Lipid-lowering medications are associated with memory loss in the first 30 days of pharmacologic treatment in research published in JAMA Internal Medicine, although this could be due to detection bias from increased patient contact with physicians.

Brian L. Strom, MD, MPH, of Rutgers University in Newark, NJ, and colleagues reviewed data from The Health Improvement Network (THIN) database of primary medical records from general practitioners in the United Kingdom to compare 482,543 statin users with 482,543 nonusers of any lipid-lowering drugs (LLDs) and 26,484 users of non-statin LLDs. Information on memory loss was gathered via diagnostic codes.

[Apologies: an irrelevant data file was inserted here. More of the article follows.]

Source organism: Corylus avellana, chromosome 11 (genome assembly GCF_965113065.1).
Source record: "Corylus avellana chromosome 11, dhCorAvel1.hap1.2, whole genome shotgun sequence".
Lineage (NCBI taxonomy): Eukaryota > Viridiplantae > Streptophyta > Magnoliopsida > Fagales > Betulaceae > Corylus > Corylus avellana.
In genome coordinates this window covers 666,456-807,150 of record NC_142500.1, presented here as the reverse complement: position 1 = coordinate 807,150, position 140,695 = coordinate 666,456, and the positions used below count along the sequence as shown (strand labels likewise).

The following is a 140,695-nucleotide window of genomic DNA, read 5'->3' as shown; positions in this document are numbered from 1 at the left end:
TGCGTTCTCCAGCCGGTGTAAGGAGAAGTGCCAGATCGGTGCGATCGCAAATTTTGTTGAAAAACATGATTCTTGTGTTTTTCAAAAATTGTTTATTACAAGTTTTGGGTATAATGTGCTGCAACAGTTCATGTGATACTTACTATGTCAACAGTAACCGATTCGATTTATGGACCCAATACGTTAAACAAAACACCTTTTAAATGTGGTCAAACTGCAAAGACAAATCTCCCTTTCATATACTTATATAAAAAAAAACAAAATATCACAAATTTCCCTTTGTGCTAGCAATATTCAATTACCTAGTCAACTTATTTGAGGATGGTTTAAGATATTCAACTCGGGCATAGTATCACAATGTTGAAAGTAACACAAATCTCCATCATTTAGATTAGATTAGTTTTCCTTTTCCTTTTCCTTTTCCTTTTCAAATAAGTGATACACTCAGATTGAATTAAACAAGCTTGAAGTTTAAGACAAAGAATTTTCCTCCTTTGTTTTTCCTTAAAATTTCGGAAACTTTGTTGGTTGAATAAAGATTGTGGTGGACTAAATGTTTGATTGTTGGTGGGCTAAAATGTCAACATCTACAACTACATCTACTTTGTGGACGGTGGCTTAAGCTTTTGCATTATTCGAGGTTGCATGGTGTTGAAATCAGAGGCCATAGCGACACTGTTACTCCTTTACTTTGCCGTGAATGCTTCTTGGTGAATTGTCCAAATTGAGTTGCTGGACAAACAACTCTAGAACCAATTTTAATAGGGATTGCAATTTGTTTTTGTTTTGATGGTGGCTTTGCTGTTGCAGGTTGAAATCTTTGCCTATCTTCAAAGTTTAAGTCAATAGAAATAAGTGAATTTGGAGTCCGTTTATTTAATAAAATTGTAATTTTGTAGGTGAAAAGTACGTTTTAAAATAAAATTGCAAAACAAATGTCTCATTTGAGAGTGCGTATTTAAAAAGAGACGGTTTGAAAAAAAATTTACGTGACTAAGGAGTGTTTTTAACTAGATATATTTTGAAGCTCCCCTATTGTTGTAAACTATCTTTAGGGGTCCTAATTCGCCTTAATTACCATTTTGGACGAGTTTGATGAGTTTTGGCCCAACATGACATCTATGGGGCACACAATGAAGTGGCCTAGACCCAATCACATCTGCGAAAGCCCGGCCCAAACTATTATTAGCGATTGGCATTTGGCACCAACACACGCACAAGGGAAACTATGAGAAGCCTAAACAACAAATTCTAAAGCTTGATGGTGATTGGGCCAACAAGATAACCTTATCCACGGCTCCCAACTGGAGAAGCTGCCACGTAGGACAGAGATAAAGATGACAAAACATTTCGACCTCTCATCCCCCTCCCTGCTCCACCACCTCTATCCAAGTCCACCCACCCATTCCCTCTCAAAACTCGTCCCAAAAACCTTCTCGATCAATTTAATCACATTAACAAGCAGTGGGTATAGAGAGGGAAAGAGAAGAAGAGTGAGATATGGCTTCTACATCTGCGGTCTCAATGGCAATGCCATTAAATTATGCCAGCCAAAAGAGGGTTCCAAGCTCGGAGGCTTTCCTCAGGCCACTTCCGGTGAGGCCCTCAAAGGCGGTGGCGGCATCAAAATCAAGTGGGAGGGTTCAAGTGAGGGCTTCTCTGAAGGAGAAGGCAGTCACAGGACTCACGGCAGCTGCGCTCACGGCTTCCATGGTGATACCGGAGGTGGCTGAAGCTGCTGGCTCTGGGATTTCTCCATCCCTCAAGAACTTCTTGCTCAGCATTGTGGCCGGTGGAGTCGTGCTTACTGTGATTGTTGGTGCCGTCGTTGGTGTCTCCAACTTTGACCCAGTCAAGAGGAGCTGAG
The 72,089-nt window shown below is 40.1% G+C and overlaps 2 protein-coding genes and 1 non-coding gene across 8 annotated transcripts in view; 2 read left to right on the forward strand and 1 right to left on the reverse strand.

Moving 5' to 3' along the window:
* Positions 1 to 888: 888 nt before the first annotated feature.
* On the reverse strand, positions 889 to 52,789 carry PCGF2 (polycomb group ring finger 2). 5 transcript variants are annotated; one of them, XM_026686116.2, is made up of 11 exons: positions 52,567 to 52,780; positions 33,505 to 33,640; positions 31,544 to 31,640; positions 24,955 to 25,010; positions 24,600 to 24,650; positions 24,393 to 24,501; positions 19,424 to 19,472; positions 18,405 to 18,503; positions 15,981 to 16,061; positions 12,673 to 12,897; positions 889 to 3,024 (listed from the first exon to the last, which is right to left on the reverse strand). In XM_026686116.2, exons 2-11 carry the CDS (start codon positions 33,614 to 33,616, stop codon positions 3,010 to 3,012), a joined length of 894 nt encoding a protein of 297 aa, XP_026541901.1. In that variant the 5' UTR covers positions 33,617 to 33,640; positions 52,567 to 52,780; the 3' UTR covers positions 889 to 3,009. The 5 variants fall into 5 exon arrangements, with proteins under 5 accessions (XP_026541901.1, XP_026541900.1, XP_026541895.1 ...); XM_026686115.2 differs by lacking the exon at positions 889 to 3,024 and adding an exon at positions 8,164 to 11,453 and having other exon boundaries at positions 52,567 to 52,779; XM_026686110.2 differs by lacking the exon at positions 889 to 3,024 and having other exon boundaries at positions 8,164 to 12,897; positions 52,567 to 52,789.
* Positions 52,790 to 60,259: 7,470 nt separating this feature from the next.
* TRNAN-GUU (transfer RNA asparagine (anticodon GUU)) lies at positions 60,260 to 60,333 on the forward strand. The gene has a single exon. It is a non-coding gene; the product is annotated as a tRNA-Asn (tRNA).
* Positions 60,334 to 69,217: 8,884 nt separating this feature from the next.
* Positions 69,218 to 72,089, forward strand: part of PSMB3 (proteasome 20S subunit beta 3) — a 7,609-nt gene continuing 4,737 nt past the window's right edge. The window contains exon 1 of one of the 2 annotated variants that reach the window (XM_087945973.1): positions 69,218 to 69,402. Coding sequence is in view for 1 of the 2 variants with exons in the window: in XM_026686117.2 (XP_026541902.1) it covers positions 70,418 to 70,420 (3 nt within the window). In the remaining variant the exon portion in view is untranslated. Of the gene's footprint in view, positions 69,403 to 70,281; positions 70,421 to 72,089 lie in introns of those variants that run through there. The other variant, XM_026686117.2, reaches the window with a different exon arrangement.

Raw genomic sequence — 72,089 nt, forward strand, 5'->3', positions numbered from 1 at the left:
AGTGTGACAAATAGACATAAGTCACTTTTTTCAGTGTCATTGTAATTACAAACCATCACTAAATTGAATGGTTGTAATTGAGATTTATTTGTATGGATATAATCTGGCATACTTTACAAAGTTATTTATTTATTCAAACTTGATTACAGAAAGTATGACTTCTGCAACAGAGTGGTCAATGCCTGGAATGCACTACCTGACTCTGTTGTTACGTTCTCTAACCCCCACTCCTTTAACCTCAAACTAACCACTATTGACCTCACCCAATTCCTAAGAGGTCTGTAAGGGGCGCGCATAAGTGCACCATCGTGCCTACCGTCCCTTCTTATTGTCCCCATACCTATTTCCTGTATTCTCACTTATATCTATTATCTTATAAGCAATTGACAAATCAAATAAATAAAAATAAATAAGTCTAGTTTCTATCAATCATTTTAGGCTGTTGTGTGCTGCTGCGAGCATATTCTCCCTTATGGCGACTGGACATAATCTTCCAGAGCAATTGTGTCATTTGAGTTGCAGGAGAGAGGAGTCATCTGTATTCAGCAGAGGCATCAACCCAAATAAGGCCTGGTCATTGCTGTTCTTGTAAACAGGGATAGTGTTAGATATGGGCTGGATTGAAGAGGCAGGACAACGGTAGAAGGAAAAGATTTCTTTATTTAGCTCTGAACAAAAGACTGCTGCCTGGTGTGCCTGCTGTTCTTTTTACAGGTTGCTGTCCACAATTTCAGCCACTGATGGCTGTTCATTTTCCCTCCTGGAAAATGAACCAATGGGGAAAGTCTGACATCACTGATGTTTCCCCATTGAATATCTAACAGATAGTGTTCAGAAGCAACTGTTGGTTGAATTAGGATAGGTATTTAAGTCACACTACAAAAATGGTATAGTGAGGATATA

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An increased risk of memory loss during the 30 days following treatment initiation was observed in statin and non-statin LLD users compared to non-users of any LLDs. Although these results suggest that LLDs are linked to acute memory loss, the authors acknowledge that this may be due to detection bias; memory loss may be detected more in patients receiving preventative therapies because they are in greater contact with their physicians. Additional research is needed to control for this potential confounder.

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